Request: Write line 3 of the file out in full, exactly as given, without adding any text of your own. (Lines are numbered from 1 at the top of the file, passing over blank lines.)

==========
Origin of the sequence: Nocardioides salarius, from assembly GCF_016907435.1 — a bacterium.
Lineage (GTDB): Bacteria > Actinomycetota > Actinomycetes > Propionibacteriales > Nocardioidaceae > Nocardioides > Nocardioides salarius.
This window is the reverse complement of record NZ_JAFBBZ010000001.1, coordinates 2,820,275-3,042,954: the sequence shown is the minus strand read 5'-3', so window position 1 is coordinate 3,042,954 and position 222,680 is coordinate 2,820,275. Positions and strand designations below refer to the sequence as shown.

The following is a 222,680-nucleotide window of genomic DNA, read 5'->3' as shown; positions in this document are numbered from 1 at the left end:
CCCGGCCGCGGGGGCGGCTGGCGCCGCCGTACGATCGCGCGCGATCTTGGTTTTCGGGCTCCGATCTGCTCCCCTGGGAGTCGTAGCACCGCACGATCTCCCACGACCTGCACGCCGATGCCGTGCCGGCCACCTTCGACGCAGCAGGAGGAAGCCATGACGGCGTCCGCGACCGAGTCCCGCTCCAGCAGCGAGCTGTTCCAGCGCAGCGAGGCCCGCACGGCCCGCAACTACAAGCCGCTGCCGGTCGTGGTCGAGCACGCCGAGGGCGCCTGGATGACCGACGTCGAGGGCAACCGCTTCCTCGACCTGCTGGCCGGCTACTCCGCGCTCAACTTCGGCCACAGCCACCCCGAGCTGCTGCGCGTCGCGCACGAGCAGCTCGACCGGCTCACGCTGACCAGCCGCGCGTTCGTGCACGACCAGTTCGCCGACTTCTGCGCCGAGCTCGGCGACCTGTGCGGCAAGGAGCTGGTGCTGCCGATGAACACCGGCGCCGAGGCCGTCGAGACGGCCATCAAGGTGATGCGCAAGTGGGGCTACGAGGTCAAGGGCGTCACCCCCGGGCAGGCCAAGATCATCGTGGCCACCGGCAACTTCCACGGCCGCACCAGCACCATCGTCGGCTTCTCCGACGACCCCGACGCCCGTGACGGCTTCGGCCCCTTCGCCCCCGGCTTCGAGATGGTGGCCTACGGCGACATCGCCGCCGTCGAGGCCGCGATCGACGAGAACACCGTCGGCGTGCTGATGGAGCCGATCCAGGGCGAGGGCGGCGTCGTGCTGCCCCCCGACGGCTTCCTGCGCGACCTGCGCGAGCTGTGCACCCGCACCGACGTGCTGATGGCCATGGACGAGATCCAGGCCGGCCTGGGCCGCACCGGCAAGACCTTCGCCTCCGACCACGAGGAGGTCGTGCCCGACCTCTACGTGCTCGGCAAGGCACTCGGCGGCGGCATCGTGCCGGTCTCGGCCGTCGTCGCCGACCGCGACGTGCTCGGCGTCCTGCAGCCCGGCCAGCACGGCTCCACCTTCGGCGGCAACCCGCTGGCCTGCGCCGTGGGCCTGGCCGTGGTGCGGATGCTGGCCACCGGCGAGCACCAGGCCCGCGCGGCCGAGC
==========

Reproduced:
This window is the reverse complement of record NZ_JAFBBZ010000001.1, coordinates 2,820,275-3,042,954: the sequence shown is the minus strand read 5'-3', so window position 1 is coordinate 3,042,954 and position 222,680 is coordinate 2,820,275. Positions and strand designations below refer to the sequence as shown.